Peripartum cardiomyopathy (PPCM) is a rare type of heart failure that occurs in women during the last month of pregnancy or up to five months after delivery. Now, findings published in JAMA Cardiology suggest that Black women are two times more likely than women of other races to develop PPCM, reports Medscape.
For the study, researchers at the University of Pennsylvania assessed the medical records of 220 women (121 African-American and 99 non–African American) diagnosed with PPCM. Scientists noted clinical characteristics, presentation and outcomes of the disease in these patients.
Results showed that African-American women were diagnosed with PPCM at a younger age compared with their white, Latina and Asian counterparts (27.6 years versus 31.7 years). In addition, Black women also took twice as long to recuperate from the illness, and their average recovery time was 265 days opposed to 126 days for non–African American women.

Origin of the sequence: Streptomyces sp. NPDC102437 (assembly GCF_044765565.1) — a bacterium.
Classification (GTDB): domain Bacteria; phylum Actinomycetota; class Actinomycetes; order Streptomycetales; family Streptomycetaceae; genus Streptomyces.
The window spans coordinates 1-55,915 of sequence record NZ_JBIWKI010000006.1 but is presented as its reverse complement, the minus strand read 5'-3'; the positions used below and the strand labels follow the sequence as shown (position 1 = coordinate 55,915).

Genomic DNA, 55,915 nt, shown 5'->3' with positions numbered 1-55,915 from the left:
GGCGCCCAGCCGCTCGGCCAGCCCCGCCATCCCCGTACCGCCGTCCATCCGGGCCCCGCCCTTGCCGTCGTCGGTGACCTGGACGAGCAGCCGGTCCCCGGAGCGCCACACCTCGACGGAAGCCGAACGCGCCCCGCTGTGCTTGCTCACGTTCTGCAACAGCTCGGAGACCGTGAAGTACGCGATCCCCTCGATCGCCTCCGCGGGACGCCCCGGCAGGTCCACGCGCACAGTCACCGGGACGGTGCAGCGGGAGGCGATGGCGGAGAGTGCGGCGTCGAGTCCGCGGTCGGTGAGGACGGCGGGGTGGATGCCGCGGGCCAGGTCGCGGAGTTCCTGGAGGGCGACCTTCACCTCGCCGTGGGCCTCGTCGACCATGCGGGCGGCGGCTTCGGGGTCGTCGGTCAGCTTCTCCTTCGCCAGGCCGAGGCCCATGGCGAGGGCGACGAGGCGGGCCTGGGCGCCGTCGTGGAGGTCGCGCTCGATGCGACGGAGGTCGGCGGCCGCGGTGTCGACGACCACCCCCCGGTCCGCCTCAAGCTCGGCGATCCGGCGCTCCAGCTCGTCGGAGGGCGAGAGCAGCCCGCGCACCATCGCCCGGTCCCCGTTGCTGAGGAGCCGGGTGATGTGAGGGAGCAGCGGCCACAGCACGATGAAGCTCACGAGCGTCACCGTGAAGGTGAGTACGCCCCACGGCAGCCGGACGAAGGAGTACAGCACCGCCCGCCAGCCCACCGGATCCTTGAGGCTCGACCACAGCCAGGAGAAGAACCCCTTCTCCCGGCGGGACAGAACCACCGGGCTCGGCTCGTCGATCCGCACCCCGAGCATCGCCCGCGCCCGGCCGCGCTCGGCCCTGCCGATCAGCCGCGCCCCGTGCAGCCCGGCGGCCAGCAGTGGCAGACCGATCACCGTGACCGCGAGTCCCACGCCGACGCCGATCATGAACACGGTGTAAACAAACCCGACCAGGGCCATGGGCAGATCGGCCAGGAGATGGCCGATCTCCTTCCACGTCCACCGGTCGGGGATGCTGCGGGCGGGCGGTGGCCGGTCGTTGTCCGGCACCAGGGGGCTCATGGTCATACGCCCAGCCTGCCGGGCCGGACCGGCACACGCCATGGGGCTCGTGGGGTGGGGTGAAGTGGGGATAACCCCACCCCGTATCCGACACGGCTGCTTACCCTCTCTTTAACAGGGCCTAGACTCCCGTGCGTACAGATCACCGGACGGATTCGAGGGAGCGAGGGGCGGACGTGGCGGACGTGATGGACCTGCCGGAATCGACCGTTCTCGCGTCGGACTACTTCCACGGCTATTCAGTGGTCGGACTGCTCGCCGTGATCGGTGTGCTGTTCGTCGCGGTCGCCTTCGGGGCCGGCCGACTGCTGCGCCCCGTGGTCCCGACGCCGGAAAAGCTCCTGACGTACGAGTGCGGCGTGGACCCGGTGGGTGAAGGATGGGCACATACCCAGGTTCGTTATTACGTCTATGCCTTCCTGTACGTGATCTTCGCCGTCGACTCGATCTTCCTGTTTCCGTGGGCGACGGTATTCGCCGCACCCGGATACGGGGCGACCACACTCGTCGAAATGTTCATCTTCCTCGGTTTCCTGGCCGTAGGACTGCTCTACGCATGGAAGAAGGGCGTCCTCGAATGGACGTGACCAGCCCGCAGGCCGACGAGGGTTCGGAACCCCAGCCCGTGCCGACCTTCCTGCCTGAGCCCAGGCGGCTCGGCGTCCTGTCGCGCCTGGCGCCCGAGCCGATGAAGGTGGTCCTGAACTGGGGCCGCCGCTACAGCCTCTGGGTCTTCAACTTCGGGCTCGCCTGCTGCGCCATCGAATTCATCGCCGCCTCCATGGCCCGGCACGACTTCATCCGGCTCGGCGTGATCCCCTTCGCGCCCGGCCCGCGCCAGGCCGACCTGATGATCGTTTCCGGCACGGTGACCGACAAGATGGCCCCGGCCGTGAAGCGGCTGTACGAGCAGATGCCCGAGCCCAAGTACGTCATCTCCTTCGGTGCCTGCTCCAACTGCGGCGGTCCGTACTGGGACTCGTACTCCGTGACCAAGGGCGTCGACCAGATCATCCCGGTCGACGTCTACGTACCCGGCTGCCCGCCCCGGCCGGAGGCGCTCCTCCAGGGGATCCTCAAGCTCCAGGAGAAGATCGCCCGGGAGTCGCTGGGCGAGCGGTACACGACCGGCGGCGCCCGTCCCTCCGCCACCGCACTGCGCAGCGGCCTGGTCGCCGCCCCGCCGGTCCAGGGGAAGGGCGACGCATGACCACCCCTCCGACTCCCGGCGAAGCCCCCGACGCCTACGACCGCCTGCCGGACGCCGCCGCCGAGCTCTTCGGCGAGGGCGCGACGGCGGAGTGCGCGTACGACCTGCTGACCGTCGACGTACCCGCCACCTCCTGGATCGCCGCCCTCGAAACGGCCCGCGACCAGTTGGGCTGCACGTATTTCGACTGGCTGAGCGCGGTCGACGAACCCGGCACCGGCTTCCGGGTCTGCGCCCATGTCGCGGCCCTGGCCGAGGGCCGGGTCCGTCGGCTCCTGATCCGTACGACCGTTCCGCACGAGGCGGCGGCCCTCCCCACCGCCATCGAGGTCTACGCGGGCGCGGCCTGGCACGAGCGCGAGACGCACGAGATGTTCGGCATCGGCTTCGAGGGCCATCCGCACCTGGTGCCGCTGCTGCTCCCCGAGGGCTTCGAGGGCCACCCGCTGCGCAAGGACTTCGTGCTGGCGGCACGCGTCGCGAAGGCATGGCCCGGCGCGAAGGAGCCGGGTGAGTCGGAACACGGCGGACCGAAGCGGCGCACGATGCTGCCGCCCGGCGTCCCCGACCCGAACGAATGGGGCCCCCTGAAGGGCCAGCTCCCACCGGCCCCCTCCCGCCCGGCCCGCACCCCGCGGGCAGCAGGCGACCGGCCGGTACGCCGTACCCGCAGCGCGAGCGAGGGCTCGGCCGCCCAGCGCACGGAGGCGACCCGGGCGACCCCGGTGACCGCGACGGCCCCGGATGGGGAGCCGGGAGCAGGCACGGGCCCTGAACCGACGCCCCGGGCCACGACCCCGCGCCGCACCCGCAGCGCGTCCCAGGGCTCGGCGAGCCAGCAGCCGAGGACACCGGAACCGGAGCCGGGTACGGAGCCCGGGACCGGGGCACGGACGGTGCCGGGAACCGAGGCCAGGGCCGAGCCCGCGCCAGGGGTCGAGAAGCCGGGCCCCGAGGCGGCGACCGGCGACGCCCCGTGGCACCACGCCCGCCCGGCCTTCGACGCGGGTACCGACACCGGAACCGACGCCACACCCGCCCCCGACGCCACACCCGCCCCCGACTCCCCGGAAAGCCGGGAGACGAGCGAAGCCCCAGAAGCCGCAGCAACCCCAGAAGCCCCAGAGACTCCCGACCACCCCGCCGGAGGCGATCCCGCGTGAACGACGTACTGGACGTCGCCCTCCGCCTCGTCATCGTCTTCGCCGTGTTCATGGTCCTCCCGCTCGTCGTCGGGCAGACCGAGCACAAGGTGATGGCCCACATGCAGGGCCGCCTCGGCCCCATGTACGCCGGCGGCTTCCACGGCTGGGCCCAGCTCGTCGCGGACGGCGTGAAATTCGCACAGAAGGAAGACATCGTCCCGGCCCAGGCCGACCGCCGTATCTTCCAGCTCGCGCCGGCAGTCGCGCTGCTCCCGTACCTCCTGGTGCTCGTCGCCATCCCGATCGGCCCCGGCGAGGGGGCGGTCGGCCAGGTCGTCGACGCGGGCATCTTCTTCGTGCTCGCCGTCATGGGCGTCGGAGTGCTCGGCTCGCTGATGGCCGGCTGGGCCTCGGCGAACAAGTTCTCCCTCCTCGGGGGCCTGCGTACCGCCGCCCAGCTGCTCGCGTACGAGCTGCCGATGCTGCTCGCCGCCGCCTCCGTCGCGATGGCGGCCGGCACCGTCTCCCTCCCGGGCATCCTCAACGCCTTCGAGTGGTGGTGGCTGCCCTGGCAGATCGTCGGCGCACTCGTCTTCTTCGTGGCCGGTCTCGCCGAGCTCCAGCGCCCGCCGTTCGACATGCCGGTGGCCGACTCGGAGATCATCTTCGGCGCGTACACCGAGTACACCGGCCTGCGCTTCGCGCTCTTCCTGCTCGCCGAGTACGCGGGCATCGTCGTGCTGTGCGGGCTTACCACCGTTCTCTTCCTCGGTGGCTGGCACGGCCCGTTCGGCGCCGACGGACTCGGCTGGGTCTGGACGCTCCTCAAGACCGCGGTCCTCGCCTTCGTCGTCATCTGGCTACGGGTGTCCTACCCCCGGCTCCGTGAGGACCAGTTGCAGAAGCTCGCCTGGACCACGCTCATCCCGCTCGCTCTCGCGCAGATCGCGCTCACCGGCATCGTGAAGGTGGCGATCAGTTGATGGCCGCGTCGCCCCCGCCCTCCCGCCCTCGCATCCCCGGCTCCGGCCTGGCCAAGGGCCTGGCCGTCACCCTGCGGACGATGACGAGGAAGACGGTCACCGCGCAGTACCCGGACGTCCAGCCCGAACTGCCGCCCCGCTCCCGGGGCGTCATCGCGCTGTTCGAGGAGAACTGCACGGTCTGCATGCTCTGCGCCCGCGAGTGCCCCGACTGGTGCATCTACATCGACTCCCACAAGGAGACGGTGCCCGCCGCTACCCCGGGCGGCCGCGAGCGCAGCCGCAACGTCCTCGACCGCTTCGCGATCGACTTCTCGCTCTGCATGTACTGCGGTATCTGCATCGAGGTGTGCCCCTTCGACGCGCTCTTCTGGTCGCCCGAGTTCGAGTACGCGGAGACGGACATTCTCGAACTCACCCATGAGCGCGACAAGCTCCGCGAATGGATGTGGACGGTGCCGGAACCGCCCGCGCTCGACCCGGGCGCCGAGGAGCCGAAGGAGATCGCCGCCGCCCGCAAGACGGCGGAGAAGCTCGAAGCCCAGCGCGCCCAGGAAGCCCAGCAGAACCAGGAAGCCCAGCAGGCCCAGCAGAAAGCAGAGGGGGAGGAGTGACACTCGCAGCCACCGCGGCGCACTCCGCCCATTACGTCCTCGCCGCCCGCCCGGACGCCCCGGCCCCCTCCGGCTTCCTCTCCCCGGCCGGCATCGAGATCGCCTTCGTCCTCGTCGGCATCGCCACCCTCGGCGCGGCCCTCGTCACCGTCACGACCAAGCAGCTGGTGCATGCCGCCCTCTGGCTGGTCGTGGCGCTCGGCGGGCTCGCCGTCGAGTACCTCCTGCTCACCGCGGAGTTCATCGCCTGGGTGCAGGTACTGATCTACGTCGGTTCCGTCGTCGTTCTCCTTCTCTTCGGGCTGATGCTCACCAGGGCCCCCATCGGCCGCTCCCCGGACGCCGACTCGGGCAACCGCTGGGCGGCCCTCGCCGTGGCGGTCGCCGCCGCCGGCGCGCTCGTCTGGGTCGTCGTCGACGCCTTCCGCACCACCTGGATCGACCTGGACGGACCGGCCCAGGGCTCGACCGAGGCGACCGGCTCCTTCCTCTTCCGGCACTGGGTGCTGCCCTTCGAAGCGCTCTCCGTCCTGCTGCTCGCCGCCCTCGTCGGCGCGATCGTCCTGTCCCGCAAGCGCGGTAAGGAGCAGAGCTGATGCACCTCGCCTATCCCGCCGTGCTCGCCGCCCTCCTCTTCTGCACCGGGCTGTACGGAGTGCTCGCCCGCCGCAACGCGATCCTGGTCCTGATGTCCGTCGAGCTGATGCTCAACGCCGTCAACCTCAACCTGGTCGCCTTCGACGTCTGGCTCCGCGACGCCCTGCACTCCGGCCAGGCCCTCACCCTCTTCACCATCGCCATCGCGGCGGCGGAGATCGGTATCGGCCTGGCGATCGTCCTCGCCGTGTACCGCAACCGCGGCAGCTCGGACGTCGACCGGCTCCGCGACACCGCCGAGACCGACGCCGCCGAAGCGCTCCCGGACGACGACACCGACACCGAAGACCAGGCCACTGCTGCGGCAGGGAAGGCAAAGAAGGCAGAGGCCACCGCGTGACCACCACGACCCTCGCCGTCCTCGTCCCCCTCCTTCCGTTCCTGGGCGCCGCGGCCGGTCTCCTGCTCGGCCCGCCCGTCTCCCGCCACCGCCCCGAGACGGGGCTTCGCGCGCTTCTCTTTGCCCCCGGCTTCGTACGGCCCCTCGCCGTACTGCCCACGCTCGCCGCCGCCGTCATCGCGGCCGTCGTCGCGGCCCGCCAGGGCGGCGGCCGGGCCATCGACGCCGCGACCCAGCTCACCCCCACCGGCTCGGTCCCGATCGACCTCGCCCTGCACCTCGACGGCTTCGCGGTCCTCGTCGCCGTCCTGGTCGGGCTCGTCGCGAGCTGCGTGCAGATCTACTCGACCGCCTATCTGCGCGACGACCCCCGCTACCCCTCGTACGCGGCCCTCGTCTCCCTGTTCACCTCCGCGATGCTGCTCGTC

African-American women were also diagnosed with PPCM much later in the postpartum period: 22 percent in the first week, 29 percent in the following three weeks and 32 percent in the following four months. (Doctors detected PPCM in 50 percent of non–African American women within the first week after their babies’ birth.) The condition of these Black women was also more likely to deteriorate after their first diagnosis and they were twice as likely to fail to recover.
“Further work is needed to understand to what extent these differences stem from genetic or socioeconomic differences and how treatment of African-American patients might be tailored to improve health outcomes,” researchers said.
But until scientists find answers as to why these racial differences exist, they advise that doctors counsel African-American women with PPCM differently than their counterparts from other races. One physician who commented on the study said, based on the findings, Black women should be viewed as “high-risk patients” who require careful evaluation and treatment, especially during the first few months after delivery.
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